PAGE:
Miami Dolphins receiver Albert Wilson is slowly finding his place on the receiver’s corp
The Dolphins invested $24 million in this WR, but have no clear vision on how to use him
By Armando Salguero
July 30, 2018 02:08 PM
Eventually, the Miami Dolphins will figure out where to play Albert Wilson.
When the team signed the wide receiver in the spring, many (I) thought he was headed for duty as a slot receiver because he played that position a lot last year for Kansas City … The Dolphins created a long-term vacancy at slot by trading slot receiver Jarvis Landry … And while Danny Amendola would be signed a day later, Amendola’s age and history with injuries, plus his cheaper contract suggested the Dolphins were going to rely mostly on Wilson.
But when this training camp opened last week we saw Wilson was mostly working with the backup offense. And Monday, the fifth day of this training camp, we learned Wilson is not a slot receiver.
“Yeah, he’s not a slot. That’s the funny part,” coach Adam Gase said. “Nobody understands, I mean, it’s a little frustrating. He’s an outside guy. If you play inside it’s a different animal. You got to have a special knack for it.”
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So Wilson, who is 5-9 and got most of his snaps at the slot last year in Kansas City, isn’t a slot for the Dolphins?
“He played all over the place,” Gase said. “He played outside. He played inside. He played running back. It’s not that he can’t play slot. He’s really good outside.”
Wilson on Thursday talked about considering himself a slot receiver and getting practice repetitions with the Dolphins on the outside. And at slot.
“I’ve been lining up pretty much everywhere,” Wilson said. “It’s been a balance thing. They’re not pushing me to do everything at once. They’re kind of easing me into things and it’s a great lesson.”
If Amendola, who is working in the slot with the starting offense, were ever to be injured, Gase would not say Wilson, running with the second-team, would take over. And, yes, we all know Kenny Stills has been very productive when he gets snaps in the slot.
Miami Dolphins WR Jakeem Grant got into a fight with the first round draft pick Minkah Fitzpatrick at practice, Grant’s version of what the coach thinks about fighting.
All this is curious if you realize the Dolphins say Wilson is not a slot but don’t necessarily have a set plan yet on what to do with him. That has yet to be worked out.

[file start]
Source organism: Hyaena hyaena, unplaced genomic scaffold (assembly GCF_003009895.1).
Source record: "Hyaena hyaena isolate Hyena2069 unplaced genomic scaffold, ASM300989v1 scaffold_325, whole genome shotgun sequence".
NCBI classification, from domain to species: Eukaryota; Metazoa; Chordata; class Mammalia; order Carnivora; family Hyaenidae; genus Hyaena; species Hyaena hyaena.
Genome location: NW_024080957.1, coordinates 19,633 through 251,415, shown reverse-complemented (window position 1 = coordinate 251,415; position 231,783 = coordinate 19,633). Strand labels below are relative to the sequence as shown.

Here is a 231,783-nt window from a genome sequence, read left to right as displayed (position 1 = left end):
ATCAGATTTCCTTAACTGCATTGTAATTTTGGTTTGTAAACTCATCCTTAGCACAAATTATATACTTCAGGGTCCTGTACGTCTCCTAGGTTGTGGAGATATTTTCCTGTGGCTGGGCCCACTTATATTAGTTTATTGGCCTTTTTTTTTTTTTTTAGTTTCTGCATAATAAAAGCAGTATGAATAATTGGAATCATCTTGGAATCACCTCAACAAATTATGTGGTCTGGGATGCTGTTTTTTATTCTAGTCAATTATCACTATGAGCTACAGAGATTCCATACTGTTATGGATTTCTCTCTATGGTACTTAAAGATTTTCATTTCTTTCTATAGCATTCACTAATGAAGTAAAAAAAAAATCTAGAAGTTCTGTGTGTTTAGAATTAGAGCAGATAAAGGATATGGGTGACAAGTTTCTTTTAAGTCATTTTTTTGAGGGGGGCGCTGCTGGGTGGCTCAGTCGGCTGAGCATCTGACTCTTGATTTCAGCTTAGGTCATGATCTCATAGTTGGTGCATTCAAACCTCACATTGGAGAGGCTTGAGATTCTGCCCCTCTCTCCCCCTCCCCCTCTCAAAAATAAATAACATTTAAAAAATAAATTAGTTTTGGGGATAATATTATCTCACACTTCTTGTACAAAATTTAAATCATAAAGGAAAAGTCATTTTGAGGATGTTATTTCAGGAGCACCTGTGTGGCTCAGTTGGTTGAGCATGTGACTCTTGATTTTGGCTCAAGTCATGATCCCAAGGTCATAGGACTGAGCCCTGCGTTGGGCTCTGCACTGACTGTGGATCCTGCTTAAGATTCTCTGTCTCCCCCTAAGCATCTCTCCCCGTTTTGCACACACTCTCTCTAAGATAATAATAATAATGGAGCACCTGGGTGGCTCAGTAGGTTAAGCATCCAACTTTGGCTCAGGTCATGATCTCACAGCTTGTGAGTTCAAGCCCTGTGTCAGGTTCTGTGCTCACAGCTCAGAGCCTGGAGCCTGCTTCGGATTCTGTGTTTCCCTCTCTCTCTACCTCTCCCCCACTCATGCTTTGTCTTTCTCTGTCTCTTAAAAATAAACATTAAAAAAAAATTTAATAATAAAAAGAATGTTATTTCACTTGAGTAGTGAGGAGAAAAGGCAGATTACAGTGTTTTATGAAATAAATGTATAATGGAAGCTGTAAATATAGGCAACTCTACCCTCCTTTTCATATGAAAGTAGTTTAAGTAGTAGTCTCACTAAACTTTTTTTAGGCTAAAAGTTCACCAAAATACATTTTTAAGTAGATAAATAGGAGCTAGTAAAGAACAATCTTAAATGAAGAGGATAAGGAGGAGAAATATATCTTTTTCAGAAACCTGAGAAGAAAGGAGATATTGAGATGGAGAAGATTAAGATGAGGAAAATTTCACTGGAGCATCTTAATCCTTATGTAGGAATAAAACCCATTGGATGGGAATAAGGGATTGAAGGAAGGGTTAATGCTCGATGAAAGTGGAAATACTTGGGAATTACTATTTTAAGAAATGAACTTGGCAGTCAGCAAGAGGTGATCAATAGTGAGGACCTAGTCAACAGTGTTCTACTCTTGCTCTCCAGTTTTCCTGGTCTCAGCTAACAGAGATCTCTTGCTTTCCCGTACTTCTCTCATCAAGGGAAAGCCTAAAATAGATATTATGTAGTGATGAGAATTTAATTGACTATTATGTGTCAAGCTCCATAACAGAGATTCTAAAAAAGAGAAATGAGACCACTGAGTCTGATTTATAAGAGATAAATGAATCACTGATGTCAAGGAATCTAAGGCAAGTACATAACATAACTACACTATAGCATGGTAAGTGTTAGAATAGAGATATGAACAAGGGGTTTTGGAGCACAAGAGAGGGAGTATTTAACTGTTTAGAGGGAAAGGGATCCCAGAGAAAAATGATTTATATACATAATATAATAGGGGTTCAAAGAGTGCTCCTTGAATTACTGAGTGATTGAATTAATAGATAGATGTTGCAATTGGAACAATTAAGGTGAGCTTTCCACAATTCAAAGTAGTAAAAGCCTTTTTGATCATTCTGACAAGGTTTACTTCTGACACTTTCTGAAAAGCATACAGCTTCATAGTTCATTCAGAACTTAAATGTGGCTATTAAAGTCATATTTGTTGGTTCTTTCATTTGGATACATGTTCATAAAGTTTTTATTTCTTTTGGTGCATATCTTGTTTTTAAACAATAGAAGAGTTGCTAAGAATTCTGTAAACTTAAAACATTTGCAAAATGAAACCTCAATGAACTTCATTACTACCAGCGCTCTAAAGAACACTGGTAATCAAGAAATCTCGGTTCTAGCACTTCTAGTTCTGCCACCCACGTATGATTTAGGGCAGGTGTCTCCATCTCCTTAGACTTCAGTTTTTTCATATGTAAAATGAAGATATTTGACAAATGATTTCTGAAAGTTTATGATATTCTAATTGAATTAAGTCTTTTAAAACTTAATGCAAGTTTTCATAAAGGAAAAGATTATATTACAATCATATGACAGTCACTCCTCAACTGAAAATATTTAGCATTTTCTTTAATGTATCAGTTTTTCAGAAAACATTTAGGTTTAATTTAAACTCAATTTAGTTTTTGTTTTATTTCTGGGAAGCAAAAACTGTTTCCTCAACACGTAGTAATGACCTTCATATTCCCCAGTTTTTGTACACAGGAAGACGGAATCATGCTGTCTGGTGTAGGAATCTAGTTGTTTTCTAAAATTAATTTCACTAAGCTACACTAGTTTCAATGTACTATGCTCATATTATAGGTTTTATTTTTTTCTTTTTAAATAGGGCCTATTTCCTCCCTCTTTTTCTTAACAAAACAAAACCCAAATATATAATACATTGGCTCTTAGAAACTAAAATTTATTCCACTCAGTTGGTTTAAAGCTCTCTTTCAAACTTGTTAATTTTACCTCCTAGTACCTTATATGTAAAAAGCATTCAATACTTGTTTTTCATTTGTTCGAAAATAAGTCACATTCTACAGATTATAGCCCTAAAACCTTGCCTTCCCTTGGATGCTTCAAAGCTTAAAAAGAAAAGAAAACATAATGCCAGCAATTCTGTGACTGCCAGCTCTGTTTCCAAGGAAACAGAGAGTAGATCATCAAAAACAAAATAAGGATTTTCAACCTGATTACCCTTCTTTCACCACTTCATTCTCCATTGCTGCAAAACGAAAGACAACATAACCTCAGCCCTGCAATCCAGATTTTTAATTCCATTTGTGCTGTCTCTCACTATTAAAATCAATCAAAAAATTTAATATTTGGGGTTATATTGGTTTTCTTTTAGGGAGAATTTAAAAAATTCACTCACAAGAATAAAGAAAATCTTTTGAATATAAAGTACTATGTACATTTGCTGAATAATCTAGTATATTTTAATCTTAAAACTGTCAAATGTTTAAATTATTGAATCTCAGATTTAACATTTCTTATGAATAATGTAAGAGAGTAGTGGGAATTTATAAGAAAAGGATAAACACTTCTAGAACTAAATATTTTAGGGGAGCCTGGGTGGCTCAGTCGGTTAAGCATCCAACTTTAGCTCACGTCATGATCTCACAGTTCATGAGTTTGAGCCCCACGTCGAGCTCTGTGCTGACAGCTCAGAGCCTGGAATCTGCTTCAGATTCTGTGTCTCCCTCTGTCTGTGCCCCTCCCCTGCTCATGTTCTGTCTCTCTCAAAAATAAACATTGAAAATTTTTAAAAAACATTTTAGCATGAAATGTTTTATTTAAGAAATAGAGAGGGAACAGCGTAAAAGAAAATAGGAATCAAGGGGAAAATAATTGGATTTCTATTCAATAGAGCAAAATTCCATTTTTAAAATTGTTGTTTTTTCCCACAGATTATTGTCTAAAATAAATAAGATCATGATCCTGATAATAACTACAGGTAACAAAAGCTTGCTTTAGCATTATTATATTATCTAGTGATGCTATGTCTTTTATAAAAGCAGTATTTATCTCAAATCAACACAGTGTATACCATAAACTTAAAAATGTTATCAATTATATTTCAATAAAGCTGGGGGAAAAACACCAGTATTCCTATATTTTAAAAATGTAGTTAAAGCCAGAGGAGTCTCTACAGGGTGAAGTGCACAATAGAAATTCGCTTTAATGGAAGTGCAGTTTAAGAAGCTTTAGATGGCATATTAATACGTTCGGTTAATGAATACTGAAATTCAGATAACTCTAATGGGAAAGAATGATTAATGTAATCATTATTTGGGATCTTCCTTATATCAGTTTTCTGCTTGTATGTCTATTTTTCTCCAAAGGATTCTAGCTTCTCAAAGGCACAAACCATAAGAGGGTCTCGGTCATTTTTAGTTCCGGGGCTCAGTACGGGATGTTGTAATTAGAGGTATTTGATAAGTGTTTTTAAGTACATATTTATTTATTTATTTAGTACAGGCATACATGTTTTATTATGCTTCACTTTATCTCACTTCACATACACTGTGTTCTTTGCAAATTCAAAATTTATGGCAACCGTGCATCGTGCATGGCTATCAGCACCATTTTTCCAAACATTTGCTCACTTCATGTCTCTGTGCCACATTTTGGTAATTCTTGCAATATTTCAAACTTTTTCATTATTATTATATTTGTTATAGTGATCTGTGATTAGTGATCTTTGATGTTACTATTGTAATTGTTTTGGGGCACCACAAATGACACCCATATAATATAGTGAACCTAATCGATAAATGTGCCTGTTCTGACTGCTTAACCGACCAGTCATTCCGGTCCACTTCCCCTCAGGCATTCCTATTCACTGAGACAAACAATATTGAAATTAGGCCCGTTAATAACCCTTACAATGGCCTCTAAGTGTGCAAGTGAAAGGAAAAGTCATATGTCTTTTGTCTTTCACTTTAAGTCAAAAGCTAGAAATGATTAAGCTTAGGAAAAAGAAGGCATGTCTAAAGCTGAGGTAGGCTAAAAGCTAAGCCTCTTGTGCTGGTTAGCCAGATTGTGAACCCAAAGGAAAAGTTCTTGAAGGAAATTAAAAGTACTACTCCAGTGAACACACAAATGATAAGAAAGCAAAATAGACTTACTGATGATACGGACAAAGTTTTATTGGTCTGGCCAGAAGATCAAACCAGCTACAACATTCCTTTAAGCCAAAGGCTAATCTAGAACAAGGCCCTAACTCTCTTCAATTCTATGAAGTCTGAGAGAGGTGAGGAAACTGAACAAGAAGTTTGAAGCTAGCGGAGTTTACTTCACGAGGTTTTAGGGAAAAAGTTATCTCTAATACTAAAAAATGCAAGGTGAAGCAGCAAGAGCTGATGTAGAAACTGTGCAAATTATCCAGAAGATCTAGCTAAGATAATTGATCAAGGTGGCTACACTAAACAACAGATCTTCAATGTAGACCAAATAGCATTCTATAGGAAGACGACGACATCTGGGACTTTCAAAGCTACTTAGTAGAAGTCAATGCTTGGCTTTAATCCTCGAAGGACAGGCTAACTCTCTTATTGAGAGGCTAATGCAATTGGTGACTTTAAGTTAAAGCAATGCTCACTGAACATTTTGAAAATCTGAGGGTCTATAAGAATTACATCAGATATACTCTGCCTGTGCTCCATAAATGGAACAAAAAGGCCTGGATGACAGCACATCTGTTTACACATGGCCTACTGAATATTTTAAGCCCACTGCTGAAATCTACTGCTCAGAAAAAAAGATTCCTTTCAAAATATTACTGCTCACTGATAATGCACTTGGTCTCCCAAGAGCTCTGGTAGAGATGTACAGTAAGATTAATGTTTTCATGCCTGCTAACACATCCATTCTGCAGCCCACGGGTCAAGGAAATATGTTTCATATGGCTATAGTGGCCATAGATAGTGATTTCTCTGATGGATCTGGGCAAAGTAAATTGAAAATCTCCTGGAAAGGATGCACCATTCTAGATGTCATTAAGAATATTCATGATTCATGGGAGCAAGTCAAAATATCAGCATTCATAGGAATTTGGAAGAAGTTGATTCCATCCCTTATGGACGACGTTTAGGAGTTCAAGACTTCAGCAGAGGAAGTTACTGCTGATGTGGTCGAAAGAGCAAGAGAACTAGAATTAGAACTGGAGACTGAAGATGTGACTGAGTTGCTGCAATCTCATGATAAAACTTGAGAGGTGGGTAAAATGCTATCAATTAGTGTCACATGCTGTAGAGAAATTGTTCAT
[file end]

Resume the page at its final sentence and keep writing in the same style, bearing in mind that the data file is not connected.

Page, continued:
“We’ve really been working on developing the right plan for Albert because he does have a larger skill set than most receivers have,” Gase said. “He did a lot in Kansas City. If you go back and watch his college stuff, he did everything. And we’re going to keep working on finding exactly what his role is going to be.”
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So how long is that going to take after the team committed a three-year, $24 million contract to Wilson in March and had him throughout the spring in minicamp and OTA sessions?
“I think that will develop through the duration of August,” Gase said. “Once we kind of figure that out and how this rotation is going to go when we’re going to get what group in there.”
I was obviously confused during Thursday’s press conference on this topic so Gase asked me why I was so stuck on it.
Here’s the reason:
I can understand paying $8 million for a starting slot receiver.
Miami Dolphins quarterback Ryan Tannehill talks about the fights between the receivers and defensive backs in today’s practice. He likes the energy but he doesn’t want it to be a distraction.
I can understand paying $8 million for a starting No. 2 outside wide receiver.
Wilson isn’t necessarily either of those at this stage. And that’s not a problem if the Dolphins have a super secret plan for utilizing Wilson and getting him maybe 100 touch attempts in 2018 (say perhaps 50 catches on 70 targets and 30 rushing attempts).
But you just read the plan is still on the drawing board.
So I’m a little troubled the Dolphins paid a player but seemed to have no clear vision of what he’s going to do and what specific role he’s going to play when they handed him his check in March.
I don’t mind figuring out roles for rookies or players working on minimum contracts as their play develops — or doesn’t.
But a team signing a player for three years and $24 million should have a clear vision of that player’s role.
I guess it’s a philosophical thing for me. But obviously not for the Dolphins.
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